Evangelical Lutheran Diocese of North America

Wednesday after Easter

Posted on April 4, 2018 by Pastor Dulas under Devotions
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Scripture: St. John 20:1-18 (NKJV)

20:1 Now on the first day of the week Mary Magdalene went to the tomb early, while it was still dark, and saw that the stone had been taken away from the tomb. 2 Then she ran and came to Simon Peter, and to the other disciple, whom Jesus loved, and said to them, “They have taken away the Lord out of the tomb, and we do not know where they have laid Him.”

3 Peter therefore went out, and the other disciple, and were going to the tomb. 4 So they both ran together, and the other disciple outran Peter and came to the tomb first. 5 And he, stooping down and looking in, saw the linen cloths lying there; yet he did not go in. 6 Then Simon Peter came, following him, and went into the tomb; and he saw the linen cloths lying there, 7 and the handkerchief that had been around His head, not lying with the linen cloths, but folded together in a place by itself. 8 Then the other disciple, who came to the tomb first, went in also; and he saw and believed. 9 For as yet they did not know the Scripture, that He must rise again from the dead. 10 Then the disciples went away again to their own homes.

11 But Mary stood outside by the tomb weeping, and as she wept she stooped down and looked into the tomb. 12 And she saw two angels in white sitting, one at the head and the other at the feet, where the body of Jesus had lain.

13 Then they said to her, “Woman, why are you weeping?”

She said to them, “Because they have taken away my Lord, and I do not know where they have laid Him.” 14 Now when she had said this, she turned around and saw Jesus standing there, and did not know that it was Jesus.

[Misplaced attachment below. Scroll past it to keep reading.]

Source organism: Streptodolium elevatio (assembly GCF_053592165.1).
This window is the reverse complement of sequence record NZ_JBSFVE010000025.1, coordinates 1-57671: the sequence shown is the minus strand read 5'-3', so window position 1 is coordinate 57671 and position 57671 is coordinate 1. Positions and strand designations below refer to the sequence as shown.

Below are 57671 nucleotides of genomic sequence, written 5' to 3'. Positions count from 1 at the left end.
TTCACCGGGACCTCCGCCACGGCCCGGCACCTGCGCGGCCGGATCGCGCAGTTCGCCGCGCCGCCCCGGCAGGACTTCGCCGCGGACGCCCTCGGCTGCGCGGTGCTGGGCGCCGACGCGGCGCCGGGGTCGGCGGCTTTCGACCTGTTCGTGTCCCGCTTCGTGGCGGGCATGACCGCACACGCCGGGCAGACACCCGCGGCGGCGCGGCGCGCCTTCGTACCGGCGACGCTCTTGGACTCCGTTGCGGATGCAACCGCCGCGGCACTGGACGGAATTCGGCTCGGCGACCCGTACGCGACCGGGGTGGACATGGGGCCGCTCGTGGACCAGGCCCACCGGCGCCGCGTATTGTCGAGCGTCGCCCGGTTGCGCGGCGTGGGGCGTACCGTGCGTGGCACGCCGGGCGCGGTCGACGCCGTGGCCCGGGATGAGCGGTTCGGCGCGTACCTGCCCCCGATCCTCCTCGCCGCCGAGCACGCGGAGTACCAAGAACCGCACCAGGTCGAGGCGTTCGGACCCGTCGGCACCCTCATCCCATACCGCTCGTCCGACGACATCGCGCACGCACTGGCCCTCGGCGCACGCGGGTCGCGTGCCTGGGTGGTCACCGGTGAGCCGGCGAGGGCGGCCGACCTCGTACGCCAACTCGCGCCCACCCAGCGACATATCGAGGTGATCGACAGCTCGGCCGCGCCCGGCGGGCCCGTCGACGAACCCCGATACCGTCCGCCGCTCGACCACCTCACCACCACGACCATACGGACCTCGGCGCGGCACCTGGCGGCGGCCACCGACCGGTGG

15 Jesus said to her, “Woman, why are you weeping? Whom are you seeking?”

She, supposing Him to be the gardener, said to Him, “Sir, if You have carried Him away, tell me where You have laid Him, and I will take Him away.”

16 Jesus said to her, “Mary!”

She turned and said to Him, “Rabboni!” (which is to say, Teacher).

17 Jesus said to her, “Do not cling to Me, for I have not yet ascended to My Father; but go to My brethren and say to them, ‘I am ascending to My Father and your Father, and to My God and your God.'”

18 Mary Magdalene came and told the disciples that she had seen the Lord, and that He had spoken these things to her.


All religions have a central, core value or belief. For some it is obedience to God. For others it is progression toward perfection. For Christianity, life and fellowship with God are at the heart of our religion. Overcoming death and having a restored loving relationship with God is what everything is about in Christianity. It is interesting that Christians proclaim essentially the same message at a funeral that they do on the most important feast day of the year. They proclaim life over death through the sacrifice of Jesus Christ. We preach the resurrection at a funeral, and we preach the resurrection at Easter.

It is a profoundly serious religion we have because it deals with the very heart of our existence. It deals with life and death even on the most important of celebration days. It is a profound religion because it is true, because it is God’s message to us. What is the message of the Word of God? The Apostle John lets us know that the Word is Jesus Himself. Jesus of Nazareth is the Word of God, the living Word. The words that came from His mouth two thousand years ago not only told about life, but were life itself, because they were from Him. Jesus didn’t just live, but was the source of life. He is the living one, as the angels said, “Why do you look for the living [one] among the dead?” His words are connected to His person. He is life, and His words are life.

We pray: May we always stay connected to the very source of life, our Lord Jesus Christ. Amen.

Scripture taken from the New King James Version®. Copyright © 1982 by Thomas Nelson. Used by permission. All rights reserved.

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